Fairy Tale and War Heroes Statues in Manege Square, Moscow

The 1990s was a difficult, turbulent and overall pretty strange period in Russia. In the middle of that decade the famous Georgian-Russian painter, sculptor and architect Zurab Tsereteli was put in charge of the complete overhaul of the central part of Manezhnaya Square (or Manege Square) in Moscow, right next to the world famous Red Square and the monuments to the Russian... Continue Reading →

Lenin’s mosaic

Just a couple of blocks away from one of Moscow's most modern (and "western looking") buildings, the Planeta KVN, you can still see a 1950s looking mosaic with so many symbols of Soviet culture. Resting on the side of a grey, anonymous office building on the city's third ring road, its colours are faded but... Continue Reading →

100 days, 100 posts

Time flies, when you are having fun. That's how the old saying goes and I guess it also applies when you are posting your impressions on the largest country in the world: Russia. Since June 10th, when I published my first post with the first picture I ever took in Russia, another 99 have followed,... Continue Reading →

VDNKh: a Soviet Time Capsule

VDNKh is an acronym that stands for Vystavka Dostizheniy Narodnogo Khozyaystva (Exhibition of Achievements of National Economy) and it is the largest exposition, museum and recreational complex in the world, one of the most popular public spaces of Moscow, visited each year by about 25 million people.

The magnificently eclectic Farmer’s Palace in Kazan

Situated in Kazan the capital and largest city of he Republic of Tatarstan, the Farmer's Palace is a pretty unique building. It serves as the headquarters of the Ministry of Agriculture and Food of the Republic of Tatarstan (link in Russian), the Chief Veterinary Department, the State Enterprise "RACIN" and a number of other organizations. Amongst these the Agriculture Ministry is by far the most important, as the sector saw a very significant grow in the last number of years and today represents 5.1% of the total revenue of the republic.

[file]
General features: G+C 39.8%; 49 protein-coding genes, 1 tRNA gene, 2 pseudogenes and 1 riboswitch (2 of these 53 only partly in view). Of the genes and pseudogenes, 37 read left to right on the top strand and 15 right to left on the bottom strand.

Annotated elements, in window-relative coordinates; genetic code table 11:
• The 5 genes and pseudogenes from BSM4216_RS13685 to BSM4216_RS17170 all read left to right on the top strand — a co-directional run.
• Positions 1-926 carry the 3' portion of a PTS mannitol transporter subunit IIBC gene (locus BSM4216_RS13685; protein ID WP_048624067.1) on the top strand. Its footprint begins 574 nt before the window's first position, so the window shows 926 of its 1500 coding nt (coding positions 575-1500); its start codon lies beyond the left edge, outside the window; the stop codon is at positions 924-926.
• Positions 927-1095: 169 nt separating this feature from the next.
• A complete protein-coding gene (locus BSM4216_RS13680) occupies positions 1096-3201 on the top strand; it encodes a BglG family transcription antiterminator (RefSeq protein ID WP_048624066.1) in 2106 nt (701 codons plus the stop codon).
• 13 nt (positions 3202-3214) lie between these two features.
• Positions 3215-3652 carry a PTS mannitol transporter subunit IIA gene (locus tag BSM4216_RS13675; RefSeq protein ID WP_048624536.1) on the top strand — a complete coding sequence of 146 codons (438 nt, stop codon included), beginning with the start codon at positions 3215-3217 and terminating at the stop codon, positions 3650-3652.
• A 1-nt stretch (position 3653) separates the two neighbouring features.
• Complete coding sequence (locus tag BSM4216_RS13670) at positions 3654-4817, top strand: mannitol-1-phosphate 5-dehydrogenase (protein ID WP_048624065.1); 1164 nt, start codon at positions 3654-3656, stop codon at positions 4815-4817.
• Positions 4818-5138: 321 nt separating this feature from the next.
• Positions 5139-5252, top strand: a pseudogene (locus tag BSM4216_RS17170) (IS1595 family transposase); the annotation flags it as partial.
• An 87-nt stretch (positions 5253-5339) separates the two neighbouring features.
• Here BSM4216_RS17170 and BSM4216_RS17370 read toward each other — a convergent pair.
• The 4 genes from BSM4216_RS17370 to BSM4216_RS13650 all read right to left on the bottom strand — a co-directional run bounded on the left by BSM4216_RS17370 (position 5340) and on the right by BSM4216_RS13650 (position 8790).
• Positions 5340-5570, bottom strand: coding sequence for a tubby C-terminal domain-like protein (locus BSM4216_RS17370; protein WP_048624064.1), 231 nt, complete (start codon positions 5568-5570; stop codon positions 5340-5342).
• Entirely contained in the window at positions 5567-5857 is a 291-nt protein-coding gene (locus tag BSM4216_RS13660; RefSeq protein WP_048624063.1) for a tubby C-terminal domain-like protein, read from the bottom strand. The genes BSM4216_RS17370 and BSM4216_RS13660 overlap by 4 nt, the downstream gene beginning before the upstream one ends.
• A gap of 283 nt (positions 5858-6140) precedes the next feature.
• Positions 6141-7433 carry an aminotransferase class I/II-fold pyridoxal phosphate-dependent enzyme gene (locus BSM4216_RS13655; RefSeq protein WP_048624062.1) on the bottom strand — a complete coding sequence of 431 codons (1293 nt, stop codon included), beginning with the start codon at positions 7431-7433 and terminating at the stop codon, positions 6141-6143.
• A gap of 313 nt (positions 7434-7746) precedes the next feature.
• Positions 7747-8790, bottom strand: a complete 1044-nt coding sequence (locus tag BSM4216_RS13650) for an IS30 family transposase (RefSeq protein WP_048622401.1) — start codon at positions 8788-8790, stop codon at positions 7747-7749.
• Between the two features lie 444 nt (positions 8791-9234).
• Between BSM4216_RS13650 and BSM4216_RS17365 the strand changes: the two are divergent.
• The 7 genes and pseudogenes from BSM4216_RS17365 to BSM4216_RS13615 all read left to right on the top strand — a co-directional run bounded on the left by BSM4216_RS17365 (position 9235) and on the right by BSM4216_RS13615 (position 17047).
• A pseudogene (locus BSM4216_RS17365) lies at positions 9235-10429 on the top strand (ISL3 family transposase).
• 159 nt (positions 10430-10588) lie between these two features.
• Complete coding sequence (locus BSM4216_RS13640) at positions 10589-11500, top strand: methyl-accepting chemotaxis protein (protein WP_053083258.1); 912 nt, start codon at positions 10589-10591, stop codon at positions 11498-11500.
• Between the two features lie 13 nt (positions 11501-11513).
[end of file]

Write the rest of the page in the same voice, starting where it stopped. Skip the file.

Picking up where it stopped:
1.500 steps to the Volga

Originally the staircase, which is has over 1.500 steps, was simply "Volga Staircase" but it was soon renamed Chkalov Staircase, after the world-famous test pilot and hero of the Soviet Union Valery Chkalov, the first man to fly from Moscow, to Vancouver, Washington, in the United States via the North Pole on an Tupolev ANT-25 plane, a non-stop distance of 8,811 kilometres (5,475 mi).

The house that moved and grew

Moscow's Tverskaya Street existed as early as the 12th century. Its importance for the medieval city was immense, as it connected Moscow with its superior, and later chief rival, Tver. At that time, the thoroughfare crossed the Neglinnaya River. The first stone bridge across the Neglinnaya was set up in 1595. In the 17th and 18th centuries, Tverskaya Street was renowned as the centre of Moscow's social life. The nobility considered it fashionable to settle in this district. Among the Palladian mansions dating from the reign of Catherine the Great are the residence of the mayor of Moscow (originally built in 1778–82 by architect Matvey Kazakov for the Governor-General of Moscow).

The Mosque of Kazan

The Qolşärif Mosque in the city of Kazan is one of the most impressive mosques in Russia and arguably in the whole world and it is the main mosque in the Republic of Tatarstan. Situated inside the Kazan Kremlin, it was built between 1996 and 2005 in honour of the old  mosque of the Khanate of Kazan, which was destroyed in October 1552 during the siege of Kazan by the Russian Tzar Ivan the Terrible.

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